Sunday, 24 May 2015

Welcome to the mushroom farm

Mediaworks management has determined that viewers are bored with the earnest, campaigning style of John Campbell and his team.  Campbell Live hasn't attracted enough viewers to keep it financially viable.  It needed to move with the times, get with the programme, lighten up, be entertaining i.e. avoid boring people with tedious stuff like the aftermaths of earthquakes and mining disasters. 

Most importantly, it broke the cardinal rule of modern Kiwi television, if it doesn't involve Auckland or the Wellington 'beltway' it's not really news, or at least not for very long. Current events - in the lexicon of today's shallow, fast moving media world - means what is happening today, not what happened in the South Island 4 years ago. 

Obviously the ennui sufferers are not among the loyal core of Campbell Live viewers or the many tens of thousands who increased viewer numbers as a gesture of solidarity with the show and its presenter, and who signed petitions to keep the programme.  No, it seems that those afflicted with the dreaded viewer tedium are the potential audience, the people Mediaworks wants to attract to its 7pm slot. 

These people are members of that growing demographic - the Frivolati - those viewers who will happily consume cheap, tawdry, schlock television and clamour for more.  

It's obvious to anyone with a claim to intelligence and impartiality, that the decision to axe Campbell Live was not about advertising revenue. There is no doubt that it was ideologically driven.  It gets rid of a campaigning programme which sought to hold the powerful to account and, its replacement with something more 'popular', will make TV3 a more attractive proposition to corporations that may buy it - and in the process, earn monster bonuses for the current management team.  

Mediaworks could have aimed at increasing its share of the 6pm news slot and at keeping those viewers for the 7pm current events slot.  

It could have invested in promoting its news and current events programmes as heavily as, for example, it marketed that exercise in kitsch vacuity, The Bachelor.  

Instead, it has chosen to dump a successful and popular format and presenter and to dumb down the 7pm slot, going for twin talking heads (what are the odds the pairing will be a dark haired man and a blonde haired woman) - to mouth the 'bland insincerities' that increasingly pass for social commentary in the corporatised media.

The problem is that John Campbell and his team had become adept at producing a mix of facts and passion which could get people to engage with social issues that this government and its corporate mates want to keep hidden or well under their control.

And how better to hide those issues than under a layer of frothy nonsense which seems, on the surface, to be harmless, just good fun - a pleasant divertissement that people need because their lives are so stressful and demanding. 

But, like its equivalent in the food industry, this frothy nonsense is not just empty of intellectual and ethical 'nutrition', too much of it is also highly toxic to the body politic and to the common good.

It promotes selfish, short-termist attitudes and practices that help to separate, divide and alienate people.

It often wallows in hollow sentiment while sneering at and belittling honest feelings.  

It valorises and extolls personal acquisitiveness, and disparages and misrepresents collective action.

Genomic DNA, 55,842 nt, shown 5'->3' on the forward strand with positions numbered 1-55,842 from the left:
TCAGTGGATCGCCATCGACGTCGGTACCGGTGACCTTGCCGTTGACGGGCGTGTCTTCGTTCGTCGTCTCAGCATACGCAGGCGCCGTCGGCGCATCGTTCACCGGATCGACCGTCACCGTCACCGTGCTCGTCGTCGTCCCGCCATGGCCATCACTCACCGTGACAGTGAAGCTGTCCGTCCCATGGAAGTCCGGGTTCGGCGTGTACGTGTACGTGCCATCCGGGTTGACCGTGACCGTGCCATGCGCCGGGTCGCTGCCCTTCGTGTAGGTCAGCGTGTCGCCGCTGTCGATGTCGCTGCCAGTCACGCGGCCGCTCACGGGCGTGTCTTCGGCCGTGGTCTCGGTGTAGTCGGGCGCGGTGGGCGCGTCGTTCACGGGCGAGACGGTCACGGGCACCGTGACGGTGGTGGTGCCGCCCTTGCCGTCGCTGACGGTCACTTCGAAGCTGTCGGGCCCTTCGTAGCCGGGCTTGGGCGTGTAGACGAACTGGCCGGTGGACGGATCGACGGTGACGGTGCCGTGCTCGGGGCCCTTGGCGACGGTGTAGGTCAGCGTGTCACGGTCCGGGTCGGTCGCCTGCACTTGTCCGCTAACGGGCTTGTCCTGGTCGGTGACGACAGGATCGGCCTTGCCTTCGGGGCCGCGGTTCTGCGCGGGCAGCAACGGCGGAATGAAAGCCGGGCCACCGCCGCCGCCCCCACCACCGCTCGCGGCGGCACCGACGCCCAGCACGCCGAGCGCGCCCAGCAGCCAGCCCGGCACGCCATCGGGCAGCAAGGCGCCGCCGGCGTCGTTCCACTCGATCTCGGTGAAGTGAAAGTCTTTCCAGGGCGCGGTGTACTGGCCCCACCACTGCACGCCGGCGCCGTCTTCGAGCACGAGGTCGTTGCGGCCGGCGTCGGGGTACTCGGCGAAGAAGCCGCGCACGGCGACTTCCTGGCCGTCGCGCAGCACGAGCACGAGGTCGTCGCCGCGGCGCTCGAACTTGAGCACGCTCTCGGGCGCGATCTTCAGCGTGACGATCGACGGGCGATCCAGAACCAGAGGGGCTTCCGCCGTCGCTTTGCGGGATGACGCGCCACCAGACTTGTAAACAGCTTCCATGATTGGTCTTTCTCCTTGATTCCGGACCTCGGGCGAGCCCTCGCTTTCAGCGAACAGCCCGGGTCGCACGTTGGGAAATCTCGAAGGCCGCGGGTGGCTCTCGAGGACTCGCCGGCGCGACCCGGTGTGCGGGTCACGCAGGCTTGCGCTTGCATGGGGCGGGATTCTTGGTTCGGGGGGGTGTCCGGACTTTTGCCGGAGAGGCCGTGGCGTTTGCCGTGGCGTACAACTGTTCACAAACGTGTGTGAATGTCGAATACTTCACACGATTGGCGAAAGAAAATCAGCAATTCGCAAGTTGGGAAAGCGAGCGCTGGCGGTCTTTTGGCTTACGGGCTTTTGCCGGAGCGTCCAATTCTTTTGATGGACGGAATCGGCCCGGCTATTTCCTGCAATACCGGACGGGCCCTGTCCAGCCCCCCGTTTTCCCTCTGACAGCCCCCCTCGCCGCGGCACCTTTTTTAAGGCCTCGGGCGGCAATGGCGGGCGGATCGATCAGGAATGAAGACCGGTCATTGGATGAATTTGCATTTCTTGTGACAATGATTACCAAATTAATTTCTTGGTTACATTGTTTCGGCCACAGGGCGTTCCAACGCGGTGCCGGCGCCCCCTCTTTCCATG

It defines what people need to 'possess' in order both to judge themselves and to be judged by others as 'successful'.

It creates exaggerated, idealised images of how people should look and behave and, in a crude process that, at its most extreme enters the realm of the 'freak show', it creates caricatures of how people must not look or behave.  

It tells some people that they got where they are and have what they have because they are more industrious, cleverer, better looking, more deserving, and tells others that they have failed because they are lazy, feckless, stupid, ugly and undeserving.

It's socially corrosive. 

Do the people who willingly consume repetitive, predictable dross think for one moment that the slick cynics who produce it watch it themselves? 

Do they think that the plutocrats and their minions believe they've made great television, or great radio, or written great copy? 

Do they think that they, the consumers, are held in high esteem by the people who make and market this formulaic, pedestrian rubbish? 

Seriously - how much can you be said to value yourself if you value people who, even with their glossy patina of celebrity and wealth, are so obviously facile lightweights?

John Campbell isn't the best journalist or the best TV broadcaster or the best human being in the world but he's one of the very best in all those categories in NZ.  

In part, he's one of the best in NZ because he is a very good journalist, a very good broadcaster and a very, very good person - and in part, it's because he has so little competition.

And isn't it strange that, when it comes to competition - without which we are told the market and the world as we know it would collapse - the plutocrats are silent on its value in the critically important area of keeping the public informed about all those things which affect them, their families, their communities and the world at large?

Competition for viewers these days certainly doesn't include such measures as quality, creativity, insight or scope; it doesn't even depend on novelty any more as evidenced by how boringly formulaic and unimaginative so much corporate TV is.  

No, competition for the Frivolati's short attention span is by the promotion of such intellectually and socially stimulating phenomena as a 'contestant' farting on camera, or another having a koala shit on her. 

In light of the mushroom analogy, how very apt.

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